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‘Planet-friendly’ diet could reduce risk of death from chronic illness by 25%, study finds

Experts from Harvard University tracked the diets of 100,000 people over three decades in a research study.

“Planet-friendly” foods may also help reduce a person’s risk of death from cancer, heart disease and other chronic illnesses by 25%, researchers have said.

Scientists in the US found those who followed a sustainable diet of more plant-based foods – such as whole grains, fruit, vegetables and nuts – were less likely to die over the course of 30 years compared with those who ate less environmentally friendly meals.

Based on their findings, presented at Nutrition 2023 – the annual meeting of the American Society for Nutrition in Boston, Massachusetts – the researchers have developed a new diet score that shows the effects of food on human health as well as the environment.

Known as the Planetary Health Diet Index (PHDI), it looks at existing evidence to give scores for foods.

The index takes into account the risk of chronic illnesses such as heart disease, bowel cancer, diabetes and stroke, as well as environmental impacts such as water use, land use, nutrient pollution and greenhouse gas emissions.

The team said their work builds on existing research which shows plant-based foods are healthier and less harmful to the planet than red and processed meats.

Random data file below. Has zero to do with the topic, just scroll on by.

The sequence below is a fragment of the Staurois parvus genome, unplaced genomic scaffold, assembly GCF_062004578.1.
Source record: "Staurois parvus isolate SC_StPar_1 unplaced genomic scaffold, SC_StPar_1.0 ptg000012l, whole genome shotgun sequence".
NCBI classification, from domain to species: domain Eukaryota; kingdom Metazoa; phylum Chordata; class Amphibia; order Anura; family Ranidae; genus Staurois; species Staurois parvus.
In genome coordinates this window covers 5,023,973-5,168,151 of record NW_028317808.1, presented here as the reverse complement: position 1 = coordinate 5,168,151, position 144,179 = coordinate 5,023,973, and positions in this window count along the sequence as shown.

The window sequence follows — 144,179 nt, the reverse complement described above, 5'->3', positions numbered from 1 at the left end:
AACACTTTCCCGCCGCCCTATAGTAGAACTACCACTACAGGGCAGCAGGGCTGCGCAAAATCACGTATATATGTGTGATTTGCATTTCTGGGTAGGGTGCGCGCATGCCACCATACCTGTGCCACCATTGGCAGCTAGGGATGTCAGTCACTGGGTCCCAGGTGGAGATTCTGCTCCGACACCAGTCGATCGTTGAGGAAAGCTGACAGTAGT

The researchers are hoping this tool will help policymakers and public health bodies develop strategies to improve public health while also addressing climate change.

Linh Bui, a PhD student in the Department of Nutrition at Harvard University’s TH Chan School of Public Health, said: “We proposed a new diet score that incorporates the best current scientific evidence of food effects on both health and the environment.

“The results confirmed our hypothesis that a higher Planetary Health Diet score was associated with a lower risk of mortality.”

After developing their tool, the researchers used it to determine and observe the outcomes of more than 100,000 people in the US, from 1986 to 2018.

More than 47,000 died during the follow-up period of more than 30 years.

The team found that higher PHDI scores were associated with a 15% lower risk of death from cancer or heart diseases, a 20% lower risk of death from neurodegenerative diseases, and a 50% lower risk of death from respiratory diseases.

Ms Bui said the PHDI may need to be adapted for different countries, depending on their culture or religion.

She also cautioned those with specific health conditions or food accessibility issues may find a planet-friendly diet more challenging.

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